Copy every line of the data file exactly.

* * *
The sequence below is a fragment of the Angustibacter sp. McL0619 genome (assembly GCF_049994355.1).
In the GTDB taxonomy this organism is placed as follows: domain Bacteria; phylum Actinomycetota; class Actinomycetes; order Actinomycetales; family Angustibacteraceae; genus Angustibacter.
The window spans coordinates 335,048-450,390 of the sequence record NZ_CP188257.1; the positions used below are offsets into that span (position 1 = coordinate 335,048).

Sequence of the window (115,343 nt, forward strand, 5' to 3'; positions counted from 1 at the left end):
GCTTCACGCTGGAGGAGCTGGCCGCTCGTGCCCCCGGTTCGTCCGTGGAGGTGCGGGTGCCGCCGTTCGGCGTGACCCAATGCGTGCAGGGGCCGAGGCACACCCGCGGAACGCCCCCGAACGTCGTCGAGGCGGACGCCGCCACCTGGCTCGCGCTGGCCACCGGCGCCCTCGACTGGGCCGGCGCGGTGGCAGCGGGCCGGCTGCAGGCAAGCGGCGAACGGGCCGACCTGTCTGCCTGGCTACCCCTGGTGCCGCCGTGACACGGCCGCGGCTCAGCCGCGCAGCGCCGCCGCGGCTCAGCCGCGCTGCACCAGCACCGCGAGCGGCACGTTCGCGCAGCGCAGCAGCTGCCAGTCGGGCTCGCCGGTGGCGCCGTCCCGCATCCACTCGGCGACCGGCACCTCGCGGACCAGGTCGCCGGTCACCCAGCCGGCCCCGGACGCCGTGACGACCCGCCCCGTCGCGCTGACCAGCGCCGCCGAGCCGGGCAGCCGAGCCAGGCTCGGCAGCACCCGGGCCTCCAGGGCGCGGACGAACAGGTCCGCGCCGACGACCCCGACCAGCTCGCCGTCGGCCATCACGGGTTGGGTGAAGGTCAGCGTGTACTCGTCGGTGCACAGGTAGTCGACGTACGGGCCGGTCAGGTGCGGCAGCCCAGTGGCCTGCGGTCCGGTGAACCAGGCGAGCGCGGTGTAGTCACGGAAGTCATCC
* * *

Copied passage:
The sequence below is a fragment of the Angustibacter sp. McL0619 genome (assembly GCF_049994355.1).
In the GTDB taxonomy this organism is placed as follows: domain Bacteria; phylum Actinomycetota; class Actinomycetes; order Actinomycetales; family Angustibacteraceae; genus Angustibacter.
The window spans coordinates 335,048-450,390 of the sequence record NZ_CP188257.1; the positions used below are offsets into that span (position 1 = coordinate 335,048).

Sequence of the window (115,343 nt, forward strand, 5' to 3'; positions counted from 1 at the left end):
GCTTCACGCTGGAGGAGCTGGCCGCTCGTGCCCCCGGTTCGTCCGTGGAGGTGCGGGTGCCGCCGTTCGGCGTGACCCAATGCGTGCAGGGGCCGAGGCACACCCGCGGAACGCCCCCGAACGTCGTCGAGGCGGACGCCGCCACCTGGCTCGCGCTGGCCACCGGCGCCCTCGACTGGGCCGGCGCGGTGGCAGCGGGCCGGCTGCAGGCAAGCGGCGAACGGGCCGACCTGTCTGCCTGGCTACCCCTGGTGCCGCCGTGACACGGCCGCGGCTCAGCCGCGCAGCGCCGCCGCGGCTCAGCCGCGCTGCACCAGCACCGCGAGCGGCACGTTCGCGCAGCGCAGCAGCTGCCAGTCGGGCTCGCCGGTGGCGCCGTCCCGCATCCACTCGGCGACCGGCACCTCGCGGACCAGGTCGCCGGTCACCCAGCCGGCCCCGGACGCCGTGACGACCCGCCCCGTCGCGCTGACCAGCGCCGCCGAGCCGGGCAGCCGAGCCAGGCTCGGCAGCACCCGGGCCTCCAGGGCGCGGACGAACAGGTCCGCGCCGACGACCCCGACCAGCTCGCCGTCGGCCATCACGGGTTGGGTGAAGGTCAGCGTGTACTCGTCGGTGCACAGGTAGTCGACGTACGGGCCGGTCAGGTGCGGCAGCCCAGTGGCCTGCGGTCCGGTGAACCAGGCGAGCGCGGTGTAGTCACGGAAGTCATCC